Pupil barrister Scribbler encounters a litigant-in-person in action for the first time, and he sounds like a classic of the genre, issuing against multiple defendants ‘so they could come to court to explain themselves’, regardless of whether they actually had much to do with the case.
Of course, it has to be said that there are people who conduct their own cases effectively and with considerable ability, but many are on a crusade for justice, ignoring the eminently sensible cautions set out by Jacquig at Bloody Relations (for family cases, but the general principles apply elsewhere), and all too often the lawyers on one side end up more or less managing the whole process. As barristers must recall with a sinking heart, they are expected to assist an opposing litigant-in-person in court (not of course in making their case, but in the conduct of it in court).
But in these days of shrinking availability of legal aid for many matters, and of extremely limited financial eligibility for it, the lawyer’s traditional attitude to litigants-in-person perhaps smacks too much of special pleading.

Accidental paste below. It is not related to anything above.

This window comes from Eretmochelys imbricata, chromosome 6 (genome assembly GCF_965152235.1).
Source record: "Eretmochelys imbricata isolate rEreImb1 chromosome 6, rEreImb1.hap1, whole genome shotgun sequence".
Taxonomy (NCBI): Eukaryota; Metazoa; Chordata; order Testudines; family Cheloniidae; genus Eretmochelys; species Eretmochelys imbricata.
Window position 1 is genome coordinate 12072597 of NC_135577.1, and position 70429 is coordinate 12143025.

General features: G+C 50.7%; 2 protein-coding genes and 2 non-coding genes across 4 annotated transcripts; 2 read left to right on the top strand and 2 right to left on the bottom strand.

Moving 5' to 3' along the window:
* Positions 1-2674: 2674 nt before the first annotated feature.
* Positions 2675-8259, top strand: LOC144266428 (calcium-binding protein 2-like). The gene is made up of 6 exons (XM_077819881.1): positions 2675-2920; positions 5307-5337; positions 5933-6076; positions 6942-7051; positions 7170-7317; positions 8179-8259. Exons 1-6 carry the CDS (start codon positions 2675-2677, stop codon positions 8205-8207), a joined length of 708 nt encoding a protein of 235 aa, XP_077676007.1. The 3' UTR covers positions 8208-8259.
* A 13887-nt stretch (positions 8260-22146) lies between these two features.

We tend to assume that access to justice means first of all access to lawyers. For many, many people, those not abjectly poor enough to get legal aid, not rich enough to afford a solicitor let alone a barrister, this will only raise a bitter laugh. If it isn’t suitable for a CFA, then the only option is DIY. Access to justice firstly and properly means the opportunity to take one’s case to a court and I suspect we will see a lot more litigants-in-person, beyond their current stamping grounds of the small claims courts, LVT and assorted tribunals.
[Edit 5/02/08. And now the sine qua non of the litigant-in-person, Heather Mills prepares for a five day High Court hearing in her divorce.]